Legislature(1995 - 1996)
05/01/1995 03:08 PM L&C
* first hearing in first committee of referral
= bill was previously heard/scheduled
= bill was previously heard/scheduled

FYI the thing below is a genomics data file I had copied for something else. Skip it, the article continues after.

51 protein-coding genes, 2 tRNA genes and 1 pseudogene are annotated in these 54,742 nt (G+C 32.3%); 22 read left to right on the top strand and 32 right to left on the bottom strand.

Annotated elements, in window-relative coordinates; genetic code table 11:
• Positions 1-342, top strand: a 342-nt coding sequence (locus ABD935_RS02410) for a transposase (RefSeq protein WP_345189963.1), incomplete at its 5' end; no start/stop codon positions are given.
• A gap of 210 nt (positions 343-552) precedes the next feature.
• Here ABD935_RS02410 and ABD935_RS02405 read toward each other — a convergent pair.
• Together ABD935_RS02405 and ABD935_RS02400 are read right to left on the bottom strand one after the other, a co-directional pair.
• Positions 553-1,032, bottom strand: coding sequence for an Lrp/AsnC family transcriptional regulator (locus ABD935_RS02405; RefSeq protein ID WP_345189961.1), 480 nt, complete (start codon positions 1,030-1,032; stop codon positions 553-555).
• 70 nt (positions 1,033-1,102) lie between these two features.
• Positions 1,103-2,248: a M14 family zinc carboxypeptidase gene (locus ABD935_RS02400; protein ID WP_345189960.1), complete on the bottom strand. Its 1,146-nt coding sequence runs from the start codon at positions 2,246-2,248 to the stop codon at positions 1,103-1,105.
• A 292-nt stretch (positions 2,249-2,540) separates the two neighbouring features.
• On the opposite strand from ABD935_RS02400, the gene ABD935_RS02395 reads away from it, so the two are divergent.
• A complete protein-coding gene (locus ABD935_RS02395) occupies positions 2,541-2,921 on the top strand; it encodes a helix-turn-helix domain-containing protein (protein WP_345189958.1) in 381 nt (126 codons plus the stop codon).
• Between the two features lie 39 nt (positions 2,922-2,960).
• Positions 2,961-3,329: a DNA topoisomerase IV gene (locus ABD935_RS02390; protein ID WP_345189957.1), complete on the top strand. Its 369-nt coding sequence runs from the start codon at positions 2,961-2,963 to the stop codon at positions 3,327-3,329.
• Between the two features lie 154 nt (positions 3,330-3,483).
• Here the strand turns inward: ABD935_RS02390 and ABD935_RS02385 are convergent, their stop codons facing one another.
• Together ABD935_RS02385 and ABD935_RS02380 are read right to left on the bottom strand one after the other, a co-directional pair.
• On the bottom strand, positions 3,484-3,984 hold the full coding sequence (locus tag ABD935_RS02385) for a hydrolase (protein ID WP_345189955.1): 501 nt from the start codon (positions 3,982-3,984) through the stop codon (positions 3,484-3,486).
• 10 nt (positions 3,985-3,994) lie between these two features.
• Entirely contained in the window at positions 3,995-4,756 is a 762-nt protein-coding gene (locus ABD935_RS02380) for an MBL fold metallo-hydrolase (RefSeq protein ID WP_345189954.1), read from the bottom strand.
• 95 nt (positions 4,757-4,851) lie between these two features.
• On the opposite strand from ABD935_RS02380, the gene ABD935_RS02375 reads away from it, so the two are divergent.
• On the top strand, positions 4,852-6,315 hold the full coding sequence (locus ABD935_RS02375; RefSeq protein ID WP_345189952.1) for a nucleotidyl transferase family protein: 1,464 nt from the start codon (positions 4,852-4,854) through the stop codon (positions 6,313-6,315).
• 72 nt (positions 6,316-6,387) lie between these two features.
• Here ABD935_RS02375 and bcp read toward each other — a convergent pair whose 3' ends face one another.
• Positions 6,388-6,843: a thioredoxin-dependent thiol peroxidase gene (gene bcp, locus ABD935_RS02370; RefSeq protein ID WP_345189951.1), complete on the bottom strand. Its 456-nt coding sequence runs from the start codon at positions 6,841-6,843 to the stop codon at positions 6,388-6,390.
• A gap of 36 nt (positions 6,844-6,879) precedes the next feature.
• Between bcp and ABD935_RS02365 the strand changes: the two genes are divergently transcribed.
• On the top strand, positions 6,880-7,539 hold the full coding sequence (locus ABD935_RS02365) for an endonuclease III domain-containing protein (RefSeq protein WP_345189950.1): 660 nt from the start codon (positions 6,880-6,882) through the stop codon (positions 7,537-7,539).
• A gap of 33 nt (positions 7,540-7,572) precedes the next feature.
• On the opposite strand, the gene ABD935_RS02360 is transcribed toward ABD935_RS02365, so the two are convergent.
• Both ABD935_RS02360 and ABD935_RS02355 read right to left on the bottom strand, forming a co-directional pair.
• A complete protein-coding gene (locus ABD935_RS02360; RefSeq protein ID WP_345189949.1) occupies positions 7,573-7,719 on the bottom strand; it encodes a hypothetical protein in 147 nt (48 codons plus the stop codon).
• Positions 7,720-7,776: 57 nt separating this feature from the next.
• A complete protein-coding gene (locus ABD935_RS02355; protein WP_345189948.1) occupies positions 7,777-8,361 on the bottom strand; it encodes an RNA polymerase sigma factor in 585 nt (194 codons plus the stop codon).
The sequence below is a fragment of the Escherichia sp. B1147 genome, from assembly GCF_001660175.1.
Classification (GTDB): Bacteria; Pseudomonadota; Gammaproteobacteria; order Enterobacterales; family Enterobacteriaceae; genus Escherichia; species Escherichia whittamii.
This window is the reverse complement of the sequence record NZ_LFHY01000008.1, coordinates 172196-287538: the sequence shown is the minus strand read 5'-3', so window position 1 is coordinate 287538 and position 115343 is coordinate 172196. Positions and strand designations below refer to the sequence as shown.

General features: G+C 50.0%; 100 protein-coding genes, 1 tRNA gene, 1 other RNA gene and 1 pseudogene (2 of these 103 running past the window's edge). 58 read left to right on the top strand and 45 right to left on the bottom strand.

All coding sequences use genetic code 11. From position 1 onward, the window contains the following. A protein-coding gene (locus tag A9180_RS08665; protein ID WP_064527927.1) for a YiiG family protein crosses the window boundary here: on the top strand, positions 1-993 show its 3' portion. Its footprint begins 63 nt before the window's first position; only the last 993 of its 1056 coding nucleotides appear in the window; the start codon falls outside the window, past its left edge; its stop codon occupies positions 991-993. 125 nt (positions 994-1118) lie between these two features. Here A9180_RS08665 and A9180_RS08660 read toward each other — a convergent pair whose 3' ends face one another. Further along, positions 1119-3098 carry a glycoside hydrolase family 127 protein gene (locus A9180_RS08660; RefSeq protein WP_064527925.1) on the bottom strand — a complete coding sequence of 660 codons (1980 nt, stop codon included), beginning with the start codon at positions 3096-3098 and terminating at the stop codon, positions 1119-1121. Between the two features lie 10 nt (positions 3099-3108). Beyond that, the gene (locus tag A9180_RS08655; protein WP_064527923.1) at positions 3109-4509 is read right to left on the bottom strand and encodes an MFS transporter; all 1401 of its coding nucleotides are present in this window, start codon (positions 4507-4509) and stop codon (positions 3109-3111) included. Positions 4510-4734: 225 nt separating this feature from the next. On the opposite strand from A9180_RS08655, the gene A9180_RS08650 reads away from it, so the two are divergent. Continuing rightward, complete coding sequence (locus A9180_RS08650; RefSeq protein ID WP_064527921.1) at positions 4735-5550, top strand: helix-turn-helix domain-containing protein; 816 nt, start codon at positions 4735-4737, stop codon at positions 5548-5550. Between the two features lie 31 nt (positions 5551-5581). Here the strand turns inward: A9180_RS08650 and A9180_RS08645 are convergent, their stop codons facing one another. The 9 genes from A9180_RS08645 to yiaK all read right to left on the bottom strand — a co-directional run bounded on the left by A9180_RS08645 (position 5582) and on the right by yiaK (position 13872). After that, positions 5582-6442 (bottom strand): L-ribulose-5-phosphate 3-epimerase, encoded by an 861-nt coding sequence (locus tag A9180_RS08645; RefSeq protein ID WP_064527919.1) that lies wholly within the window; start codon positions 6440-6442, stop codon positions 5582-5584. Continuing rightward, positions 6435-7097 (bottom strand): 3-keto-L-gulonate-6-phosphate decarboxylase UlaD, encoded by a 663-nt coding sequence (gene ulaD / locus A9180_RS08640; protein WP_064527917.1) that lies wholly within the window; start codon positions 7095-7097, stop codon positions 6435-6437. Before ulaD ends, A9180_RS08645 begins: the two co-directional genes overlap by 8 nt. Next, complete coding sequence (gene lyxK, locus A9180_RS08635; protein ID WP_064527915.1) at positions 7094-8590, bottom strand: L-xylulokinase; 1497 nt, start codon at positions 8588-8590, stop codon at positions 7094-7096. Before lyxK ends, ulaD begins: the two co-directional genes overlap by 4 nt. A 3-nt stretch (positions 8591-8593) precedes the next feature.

HB 263: "An Act relating to certification of workers who handle hazardous waste; and providing for an effective date." SCHEDULED BUT NOT HEARD HB 263 - CERTIFICATION OF HAZARDOUS WASTE WORKERS Number 446 CHAIRMAN KOTT stated the next matter to come before the committee would be HB 263. Number 449 GEORGE DOZIER, LEGISLATIVE ASSISTANT TO REPRESENTATIVE PETE KOTT, ALASKA STATE LEGISLATURE, stated that the original bill amended Title 46 and granted the Department of Labor (DOL) the authority to promulgate regulations which would establish standards for hazardous waste worker certification. Authority is also granted to review and approve certification programs. The programs would not be operated by the DOL. Instead, they will be operated by employers, unions, colleges, and other organizations. The bill required workers to be certified before they undertake work at hazardous waste sites. The employers would propose certification programs to the department, which would review the programs and grant approval if appropriate. The employer would also have to certify that each worker was adequately trained to safely handle the waste. The bill establishes a civil penalty of $1,000 and two levels of criminal penalties at the class A and B misdemeanor levels. The CS, Version K, dated 4-27-95, makes changes proposed by the DOL. The most significant being that it removes the statute from Title 46 and places it in Title 18. The language in the original version concerning the handling of hazardous waste has been replaced with reference to working at hazardous waste sites. Section G expands the department's authority to promulgate regulations. The department is granted authorization to implement this section. The department has submitted a reduced fiscal note. Number 487 REPRESENTATIVE MASEK said she didn't have a copy of the new CS or the new fiscal note. Number 492 REPRESENTATIVE ROKEBERG asked the date of the fiscal note. MR. DOZIER responded the new fiscal note was dated 4-6-95; the old fiscal note is dated 3-28-95. Number 502 BEVERLY WARD, DIRECTOR, SOUTHEAST GOVERNMENT RELATIONS, ARCO ALASKA, INCORPORATED, stated that the changes made in the proposed CS were an improvement to the bill. The statutory references and the use of the phrase "hazardous waste site" are consistent with the intent. However, ARCO Alaska opposes HB 263. They believe it duplicates existing laws and regulations and will create more bureaucracy. MS. WARD described the hazardous waste operations and emergency response training requirements known as HAZWHOPPER. HAZWHOPPER is the name given to a Federal Occupational Safety Health Administration (OSHA) regulation 29.CFR 19.10.120, and it was adopted by the state of Alaska, OSHA, Subchapter 10.01.01. The regulation was designed to protect employees involved in three aspects of hazardous chemical exposure. First, those cleaning hazardous waste sites, as defined in regulation; second, those handling wastes at a specially designed treatment storage and disposal facility; and third, those responding to chemical spills. HB 263 addresses those who are employed in cleaning hazardous waste sites. The general site workers involved in most operations at a hazardous waste cleanup site are presently required to have a 40 hour training class. The content of the class is specifically described in regulation. "The content of the class must include the names of personnel and all (indisc.) responsible for site safety and health; safety and other hazards present on site; use of personal protective equipment; work practices by which the employee can minimize risks from hazards; safe use of engineering controls and equipment on site; medical surveillance requirements including recognition of symptoms and signs which might indicate overexposure to hazards; contents of the site safety and health plan required by other sections of the regulation." MS. WARD continued that these workers were also required to have three days of actual field experience under the direct supervision of a trained experienced supervisor. Other workers who may only occasionally be on the site or who are located in areas away from the main hazardous work are required to have 24 hours of training similar to the training listed above. If they become general site workers, they have to obtain the extra 16 hours of training. The workers need eight hours of annual refresher training each year. The training group must provide a certificate to the employee acknowledging that the employee has completed the course. Number 539 MS. WARD stated that because of the 40 hour training already required under HAZWHOPPER, they believe the bill to be redundant. She based this assessment on the following considerations: The fact that employees already receive initial classroom training; the requirement of three days of supervised, on the job training; the required eight hours of refresher training and the fact that regulations specifically address what information must be presented; and the fact that employees already receive certificates. She said HB 263 will have an impact on the state. The fiscal note shows two additional employees. The training providers will have to pay for the course review, thus raising their training rates to defer costs. She noted that the department had been talking with them in the past few days to address some of ARCO's concerns and are willing to continue dialogue on specific language. She said if the bill is moved, they would continue to work with DOL and the next committee of referral. Number 553 REPRESENTATIVE ELTON noted the testimony Ms. Ward gave speaks to HAZWHOPPER which speaks to chemical exposure. He asked, "Is that narrower than what this bill would do?" MS. WARD responded no. REPRESENTATIVE ELTON asked, "@What about radioactivity, asbestos or (indisc)?" Number 558 MS. WARD replied that radioactive materials may have their own regulations because of the problems with the nuclear industry. She could not address that. HB 263 would include crude oil and things of that nature. She did not believe it was "narrower" in any sense. The HAZWHOPPER training can be narrowed. For example, if you had a spill and knew exactly what exposure employees would have, HAZWHOPPER training could be for those who hadn't had training already. It could be very specific and directed towards deficiencies. Number 568 REPRESENTATIVE ELTON surmised that HAZWHOPPER was not just chemical, it could apply to... MS. WARD interjected that it applied to a broad spectrum of hazardous substances. CHAIRMAN KOTT turned to the teleconference line. Number 575 BLAKE JOHNSON, LABORERS LOCAL 341, testified from Anchorage, via teleconference. He stated he would like to see HB 263 passed out of committee, and would also encourage continued work on it so the language would suit everyone. One of his concerns when working out in the field is if the person next to him was adequately trained. If a person carries certification from another state, how do we know that program was adequate. As this work becomes more prevalent, it might be easy to counterfeit certificates, because there is a cost for the training. The costs could run anywhere from $500 to $700. Someone might not hesitate to sell counterfeit cards for $100. This program would be similar to the asbestos certification program and, consequently, they would know they had trained people. There is going to be $50 million to $100 million worth of work per year in Alaska, at a minimum. He asked the committee to pass the bill out so that it could continue through the process. Laborers Local 341 would continue to look at anything that would help to "fine tune" the bill. Number 594 CHAIRMAN KOTT asked if there was anyone else wishing to testify on HB 263. Seeing none, he stated HB 263 was sponsored by the Labor and Commerce Committee. They had received a lot of written testimony in support of the bill, with little opposition. There were comments from both sides regarding a few small problems. His intent was to keep the bill in committee to work with DOL to find some solutions. They would hold the bill in committee.